CHARLOTTETOWN -- Two Charlottetown motel owners accused of setting up fake addresses for Chinese immigrants to Prince Edward Island have pleaded not guilty to immigration fraud charges.

Defence lawyer Lee Cohen entered the pleas for his two clients Wednesday in provincial court in Charlottetown.

Judge Nancy Orr decided that an eight-day trial will begin Nov. 30, with seven other days set aside in December.

"The court has set dates that are earlier than any of the lawyers wanted, but the court had openings in its schedule," Cohen said in an interview. "We're going to have to expedite our preparation ... But that shouldn't get in the way of our game plan or our hope for success."

In May, the Canada Border Services Agency charged 60-year-old Ping Zhong with three counts of aiding and abetting misrepresentation under the Immigration and Refugee Protection Act. Five charges were laid against her 58-year-old brother, Yi Zhong.

The siblings are alleged to have provided residential addresses to business immigrants seeking permanent residency, though the immigrants didn't really live on the Island as required under the province's immigration system.

The CBSA says 566 immigrants used the same two addresses between 2008 and 2015 -- the siblings' Sherwood Motel and Ping Zhong's Charlottetown home.

Nearly all of the immigrants were eventually granted permanent residency under the provincial nominee program, the Island's main business immigration program.

Cohen confirmed that a pre-trial conference is slated for Oct. 3 with federal Crown prosecutor Caroline Lirette.

He said that conference will help determine whether an agreed statement of facts can be drafted by the Crown and defence.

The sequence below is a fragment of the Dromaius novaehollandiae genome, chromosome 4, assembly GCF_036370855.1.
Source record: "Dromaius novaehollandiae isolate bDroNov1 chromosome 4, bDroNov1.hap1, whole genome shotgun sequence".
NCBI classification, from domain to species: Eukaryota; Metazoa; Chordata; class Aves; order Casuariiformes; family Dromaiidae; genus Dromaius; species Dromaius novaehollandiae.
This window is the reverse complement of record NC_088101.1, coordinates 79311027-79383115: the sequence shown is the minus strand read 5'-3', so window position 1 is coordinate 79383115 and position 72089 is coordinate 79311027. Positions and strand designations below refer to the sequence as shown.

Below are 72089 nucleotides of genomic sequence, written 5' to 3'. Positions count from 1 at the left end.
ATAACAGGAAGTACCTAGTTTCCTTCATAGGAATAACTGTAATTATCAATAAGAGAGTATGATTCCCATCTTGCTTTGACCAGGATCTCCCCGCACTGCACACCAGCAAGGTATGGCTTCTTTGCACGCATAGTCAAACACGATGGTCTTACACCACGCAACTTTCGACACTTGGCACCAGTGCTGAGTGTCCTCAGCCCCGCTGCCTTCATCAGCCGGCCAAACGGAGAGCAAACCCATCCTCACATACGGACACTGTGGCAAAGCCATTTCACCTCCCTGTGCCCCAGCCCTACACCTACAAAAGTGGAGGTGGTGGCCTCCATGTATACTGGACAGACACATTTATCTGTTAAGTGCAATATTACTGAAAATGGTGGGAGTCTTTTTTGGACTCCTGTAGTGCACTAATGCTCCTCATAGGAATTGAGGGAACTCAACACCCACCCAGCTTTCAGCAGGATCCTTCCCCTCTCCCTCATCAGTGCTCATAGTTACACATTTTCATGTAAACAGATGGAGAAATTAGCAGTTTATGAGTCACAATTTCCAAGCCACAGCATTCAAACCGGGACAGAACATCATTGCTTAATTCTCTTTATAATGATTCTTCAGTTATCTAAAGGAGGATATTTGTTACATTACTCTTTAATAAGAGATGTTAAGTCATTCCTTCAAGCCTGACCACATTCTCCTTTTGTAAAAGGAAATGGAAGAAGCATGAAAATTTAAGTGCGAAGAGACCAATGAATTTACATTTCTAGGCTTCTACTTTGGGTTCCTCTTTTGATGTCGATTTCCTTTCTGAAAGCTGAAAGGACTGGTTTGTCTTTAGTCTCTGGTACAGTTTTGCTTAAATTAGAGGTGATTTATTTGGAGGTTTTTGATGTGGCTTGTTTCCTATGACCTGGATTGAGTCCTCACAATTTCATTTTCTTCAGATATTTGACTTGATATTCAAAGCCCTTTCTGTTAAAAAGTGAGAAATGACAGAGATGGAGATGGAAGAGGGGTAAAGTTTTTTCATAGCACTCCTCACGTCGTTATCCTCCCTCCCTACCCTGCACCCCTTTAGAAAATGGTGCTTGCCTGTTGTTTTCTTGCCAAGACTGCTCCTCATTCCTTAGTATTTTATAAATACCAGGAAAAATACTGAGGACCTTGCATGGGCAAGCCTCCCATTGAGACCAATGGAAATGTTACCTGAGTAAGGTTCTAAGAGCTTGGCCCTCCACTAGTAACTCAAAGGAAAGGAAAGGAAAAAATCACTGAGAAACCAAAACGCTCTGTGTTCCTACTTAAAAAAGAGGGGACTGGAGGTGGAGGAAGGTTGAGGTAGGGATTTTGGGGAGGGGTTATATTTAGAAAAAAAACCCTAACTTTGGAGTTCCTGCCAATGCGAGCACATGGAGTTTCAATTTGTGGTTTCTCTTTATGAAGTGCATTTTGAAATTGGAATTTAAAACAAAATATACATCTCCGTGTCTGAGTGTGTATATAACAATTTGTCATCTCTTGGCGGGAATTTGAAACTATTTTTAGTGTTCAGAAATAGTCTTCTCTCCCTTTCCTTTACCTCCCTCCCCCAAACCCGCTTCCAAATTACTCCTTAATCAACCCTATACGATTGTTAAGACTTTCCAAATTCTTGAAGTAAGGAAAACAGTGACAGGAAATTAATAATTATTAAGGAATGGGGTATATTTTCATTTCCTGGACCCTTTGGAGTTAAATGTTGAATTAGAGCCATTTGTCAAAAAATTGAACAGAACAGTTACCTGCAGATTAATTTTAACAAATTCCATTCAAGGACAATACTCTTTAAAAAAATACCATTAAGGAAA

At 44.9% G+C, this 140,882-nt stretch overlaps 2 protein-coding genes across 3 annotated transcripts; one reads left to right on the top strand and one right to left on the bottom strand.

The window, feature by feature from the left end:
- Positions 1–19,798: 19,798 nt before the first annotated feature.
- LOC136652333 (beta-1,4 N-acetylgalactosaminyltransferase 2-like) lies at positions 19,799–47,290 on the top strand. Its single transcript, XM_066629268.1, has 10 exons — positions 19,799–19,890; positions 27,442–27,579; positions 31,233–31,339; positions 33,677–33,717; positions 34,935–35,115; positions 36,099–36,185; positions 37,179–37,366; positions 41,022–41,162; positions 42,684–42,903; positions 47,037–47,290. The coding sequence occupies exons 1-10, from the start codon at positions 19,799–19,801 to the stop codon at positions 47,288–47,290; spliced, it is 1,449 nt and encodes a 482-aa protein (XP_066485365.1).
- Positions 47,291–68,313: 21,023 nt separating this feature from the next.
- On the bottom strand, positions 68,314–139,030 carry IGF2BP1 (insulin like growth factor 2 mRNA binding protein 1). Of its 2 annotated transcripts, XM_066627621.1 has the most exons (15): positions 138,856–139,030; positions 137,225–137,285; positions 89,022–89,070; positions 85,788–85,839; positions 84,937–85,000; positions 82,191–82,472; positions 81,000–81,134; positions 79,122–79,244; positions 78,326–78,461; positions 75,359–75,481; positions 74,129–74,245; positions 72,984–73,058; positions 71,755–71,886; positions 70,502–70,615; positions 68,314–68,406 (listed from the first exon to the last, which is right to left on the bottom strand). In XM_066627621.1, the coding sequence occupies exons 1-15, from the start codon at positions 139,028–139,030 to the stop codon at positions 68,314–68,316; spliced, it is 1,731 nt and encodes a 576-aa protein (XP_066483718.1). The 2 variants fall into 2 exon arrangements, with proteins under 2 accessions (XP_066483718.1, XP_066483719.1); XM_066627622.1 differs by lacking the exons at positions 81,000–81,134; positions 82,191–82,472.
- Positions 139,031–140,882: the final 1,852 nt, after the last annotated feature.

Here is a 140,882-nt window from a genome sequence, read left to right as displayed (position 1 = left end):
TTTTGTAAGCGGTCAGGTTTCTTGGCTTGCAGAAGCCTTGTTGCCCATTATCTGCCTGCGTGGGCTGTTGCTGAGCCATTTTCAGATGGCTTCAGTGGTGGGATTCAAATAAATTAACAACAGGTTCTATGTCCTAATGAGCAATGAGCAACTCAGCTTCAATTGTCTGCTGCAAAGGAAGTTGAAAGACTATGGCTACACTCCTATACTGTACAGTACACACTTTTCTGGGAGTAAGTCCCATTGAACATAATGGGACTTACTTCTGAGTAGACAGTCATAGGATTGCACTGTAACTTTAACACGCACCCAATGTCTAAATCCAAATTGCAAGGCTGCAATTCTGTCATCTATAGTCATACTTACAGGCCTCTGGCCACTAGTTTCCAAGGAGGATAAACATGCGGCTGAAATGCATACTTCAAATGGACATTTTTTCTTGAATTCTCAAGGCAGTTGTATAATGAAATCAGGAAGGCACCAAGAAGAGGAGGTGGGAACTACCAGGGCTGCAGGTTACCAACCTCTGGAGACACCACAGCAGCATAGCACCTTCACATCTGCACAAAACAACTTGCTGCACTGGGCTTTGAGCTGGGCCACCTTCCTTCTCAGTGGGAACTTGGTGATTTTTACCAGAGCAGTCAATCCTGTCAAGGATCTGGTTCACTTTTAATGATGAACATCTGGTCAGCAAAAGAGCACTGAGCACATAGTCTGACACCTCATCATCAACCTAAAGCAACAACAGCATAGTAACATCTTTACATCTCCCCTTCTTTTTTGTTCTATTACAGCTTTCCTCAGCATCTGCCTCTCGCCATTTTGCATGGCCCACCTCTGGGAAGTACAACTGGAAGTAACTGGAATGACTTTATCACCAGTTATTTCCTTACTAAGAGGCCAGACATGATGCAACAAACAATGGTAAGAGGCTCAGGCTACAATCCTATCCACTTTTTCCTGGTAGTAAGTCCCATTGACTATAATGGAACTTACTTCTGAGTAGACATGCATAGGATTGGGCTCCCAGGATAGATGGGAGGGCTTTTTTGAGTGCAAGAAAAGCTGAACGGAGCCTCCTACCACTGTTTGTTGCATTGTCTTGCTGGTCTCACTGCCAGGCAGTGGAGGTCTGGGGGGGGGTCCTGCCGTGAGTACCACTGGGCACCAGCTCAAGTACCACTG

As well, there will be discussion about the sworn statements provided by the two accused.

"I'm suggesting the possibility that the statements were not voluntarily given," Cohen said. "At the pre-trial, we will tell the judge whether we think they were or they weren't."

Court documents say the border agency began its investigation in March 2015, when a border officer red-flagged a fancy watch that was nabbed at Halifax's international airport.

A subsequent computer search showed more than 300 immigrants entering Canada under P.E.I.'s business immigration program had used the motel as a "mailing and/or residential address." A further search showed more than 200 immigrants had used 27 Beach Grove Rd., the home of hotel owner Ping Zhong.

CBSA officers soon determined that most of these immigrants were actually living in other places, including in Vancouver or Toronto.

Several Canadian immigration lawyers have argued the P.E.I. program is flawed because it grants permanent residency before there's proof the immigrants have actually stayed on the Island to create a business for a year.

Instead, the system nominates would-be immigrants for permanent residency, and the coveted status is awarded after federal vetting for health and security.

The immigrants do stand to forfeit a $150,000 escrow deposit, a price many are apparently willing to pay.

Last year over half of all the 269 applicants forfeited their deposit and never opened a business, raising $18 million for the small province.